Metaphysics substance, cause, form, potentiality Nicomachean Ethics soul, happiness, virtue, friendship Eudemain Ethics Politics best states, utopias, constitutions, revolutions Rhetoric elements of forensic and political debate Poetics tragedy, epic poetry 3.
The narrator lives in a house whose two cellar rooms thirty years earlier had been home to the Wolfe family—Hugh, his father, and his cousin Deborah. Deborah returns home after a twelve-hour shift at the cotton mill and prepares to eat a supper of cold boiled potatoes.
She learns that Hugh is still working, and she gathers bread, salt pork, and her share of ale to take to him, walking through hellish scenes of smoke and flame at the iron mills to deliver his meal.
Although Hugh is not hungry, he eats to please Deborah. Taking pity on her, he suggests that she sleep on the nearby ash heap. Deborah loves Hugh but also acknowledges that he is repulsed by her hunchback.
An outsider among the ironworkers, the artistic Hugh feels compelled to create; his passion prompts him to sculpt. Before the midnight shutdown, a group of affluent men survey the ironworks, discussing the heat and the rough-looking workers.
The visitors see a large sculpture of a woman, carved from what the workers call korl, the material that remains after the iron ore is smelted. They call Hugh over to ask what emotion he intended to portray with the sculpture. He replies that the figure is hungry not for meat, but for life. One suggests that Hugh can make of himself anything he chooses.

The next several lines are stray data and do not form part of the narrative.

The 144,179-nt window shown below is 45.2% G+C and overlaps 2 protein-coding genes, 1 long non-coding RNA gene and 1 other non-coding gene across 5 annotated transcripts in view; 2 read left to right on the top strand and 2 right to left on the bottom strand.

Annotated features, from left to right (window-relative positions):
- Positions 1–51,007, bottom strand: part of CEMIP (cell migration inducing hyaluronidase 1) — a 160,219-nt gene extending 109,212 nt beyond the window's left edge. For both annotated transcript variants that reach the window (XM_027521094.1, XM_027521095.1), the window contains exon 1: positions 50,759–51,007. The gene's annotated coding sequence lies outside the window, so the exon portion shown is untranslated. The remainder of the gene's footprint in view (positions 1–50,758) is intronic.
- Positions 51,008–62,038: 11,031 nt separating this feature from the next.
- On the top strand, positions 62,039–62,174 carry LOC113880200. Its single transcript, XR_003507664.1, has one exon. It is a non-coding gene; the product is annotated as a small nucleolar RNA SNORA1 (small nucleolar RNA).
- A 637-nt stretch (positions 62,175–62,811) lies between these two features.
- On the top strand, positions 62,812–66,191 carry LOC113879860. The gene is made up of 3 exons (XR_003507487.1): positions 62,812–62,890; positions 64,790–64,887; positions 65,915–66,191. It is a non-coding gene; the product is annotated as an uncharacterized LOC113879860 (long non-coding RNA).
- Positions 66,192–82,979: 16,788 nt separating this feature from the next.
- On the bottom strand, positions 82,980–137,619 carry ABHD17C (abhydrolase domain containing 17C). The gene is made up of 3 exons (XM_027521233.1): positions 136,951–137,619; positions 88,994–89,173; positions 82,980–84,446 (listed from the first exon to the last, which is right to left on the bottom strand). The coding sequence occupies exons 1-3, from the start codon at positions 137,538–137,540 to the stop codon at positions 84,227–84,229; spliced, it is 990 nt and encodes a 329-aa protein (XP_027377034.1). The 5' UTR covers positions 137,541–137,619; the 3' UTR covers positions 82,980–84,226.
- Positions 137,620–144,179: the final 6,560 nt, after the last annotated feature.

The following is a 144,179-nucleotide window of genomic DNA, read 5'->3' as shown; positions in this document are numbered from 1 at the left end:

Although Hugh initially intends to return the money, as he wanders the streets in search of the man, he begins to envision the possibilities of a different life offered by the stolen money.
For the first time in his life, he becomes aware of the power of money and yearns for the freedom to create. Unaffected by a sermon he happens on, Hugh yields to temptation.
He is eventually arrested, convicted of grand larceny, and sentenced to nineteen years in prison.
Also prosecuted, Deborah receives a three-year term. Having begged to see Hugh in jail, Deborah tells him that she is responsible for their plight, but her actions were prompted by love. She pleads with him not to die.
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Observing the contrast between his cell and the bustling marketplace below, Hugh ponders what his life might have been.
He suddenly calls out to a passer-by on the street and slashes his veins with a piece of tin. Arms outstretched, Hugh feels stillness creeping over him, and he dies. After leaving the prison, Deborah lives a pure and loving life among the Friends.
At the close of his story, the narrator draws back a curtain, revealing the korl statue. The woman seems to hold out her arms as dawn breaks.Learn more about how Principal can help you plan for whatever events, milestones, or changes happen in your life.
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